Fair Urged to Drop Archaic Animal Exhibits Upon Return
For Immediate Release:
July 1, 2020
David Perle 202-483-7382
Springfield, Mass. – With the 2020 Big E canceled because of the COVID-19 pandemic, PETA sent a letter today encouraging the fair to come back strong in 2021 by eliminating cruel wild- and exotic-animal displays that keep kind fairgoers away and give it a bad reputation in the humane community.
PETA points to The Big E’s old-style habit of exploiting animals, including by forcing a suffering elephant named Minnie to carry fairgoers on her back and allowing a camel who seemed in desperate need of rest to be jerked by a handler. At last year’s fair, members of the public were horrified after a long-abused elephant named Beulah, who suffered from sepsis and shock, collapsed and died.
“Fairgoers these days know more about and respect animals and don’t want to see them used and abused,” says PETA Foundation Director of Captive Animal Law Enforcement Rachel Mathews. “PETA is calling on The Big E to reinvent itself in 2021 with festivities that leave sensitive wild animals out of the picture.”
PETA—whose motto reads, in part, that “animals are not ours to use for entertainment”—opposes speciesism, which is a human-supremacist worldview. For more information, please visit PETA.org.
PETA’s letter to Eastern States Exposition President and CEO Eugene Cassidy follows.
July 1, 2020
President and CEO
Eastern States Exposition
Dear Mr. Cassidy,
I’m writing on behalf of PETA following your announcement that the 2020 Big E has been canceled because of the COVID-19 pandemic. We understand that this was one of the most difficult decisions that your organization has made in modern times, affecting your staff, vendors, and patrons. As your focus shifts to the future, will you please aim to come back strong in 2021 by leaving elephants, camels, and other wild and exotic animals out of the fair?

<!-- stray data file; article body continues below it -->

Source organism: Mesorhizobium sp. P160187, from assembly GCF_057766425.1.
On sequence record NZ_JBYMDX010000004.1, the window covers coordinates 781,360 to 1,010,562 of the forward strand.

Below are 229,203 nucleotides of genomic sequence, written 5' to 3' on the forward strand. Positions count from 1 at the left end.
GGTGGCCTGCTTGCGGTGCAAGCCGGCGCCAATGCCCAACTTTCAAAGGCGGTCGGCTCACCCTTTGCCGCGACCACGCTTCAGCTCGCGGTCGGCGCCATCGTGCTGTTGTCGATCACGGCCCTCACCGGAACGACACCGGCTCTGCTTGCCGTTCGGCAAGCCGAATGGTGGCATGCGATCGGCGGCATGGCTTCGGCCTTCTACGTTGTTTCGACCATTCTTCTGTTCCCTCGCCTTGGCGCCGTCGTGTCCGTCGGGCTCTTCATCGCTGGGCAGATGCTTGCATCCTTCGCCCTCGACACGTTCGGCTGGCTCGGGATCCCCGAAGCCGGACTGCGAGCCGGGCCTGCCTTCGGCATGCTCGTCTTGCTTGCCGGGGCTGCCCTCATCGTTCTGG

The Big E’s job is to help visitors make the best memories possible—and it’s an admirable one. However, good memories aren’t possible for those who are horrified to witness animal suffering and abuse, such as when an elephant named Minnie was forced to carry fairgoers and a handler forcefully yanked a camel who appeared to be in desperate need of rest at the 2018 fair. And one can’t forget Beulah the elephant’s tragic death at The Big E last year. She had been chained and carted around to different fairs, where she was exploited until a uterine infection poisoned her blood, causing her to suffer from sepsis and shock until she collapsed and died.
You’ve seen that times have changed. Now, nearly 700 venues and dozens of communities across the country—along with the entire states of California, Hawaii, Illinois, New Jersey, and New York—prohibit or restrict animal exhibits, and that list will only grow. Just last weekend in Massachusetts, the citizens of Wilmington voted to ban traveling wild-animal acts, and Amherst is currently considering such a ban. Will you please choose to drop the old-fashioned wild- and exotic-animal exhibits now so that you can hit the ground running when the 2021 fair draws near?
Thank you for your consideration.
Very truly yours,
Animals in Entertainment Campaign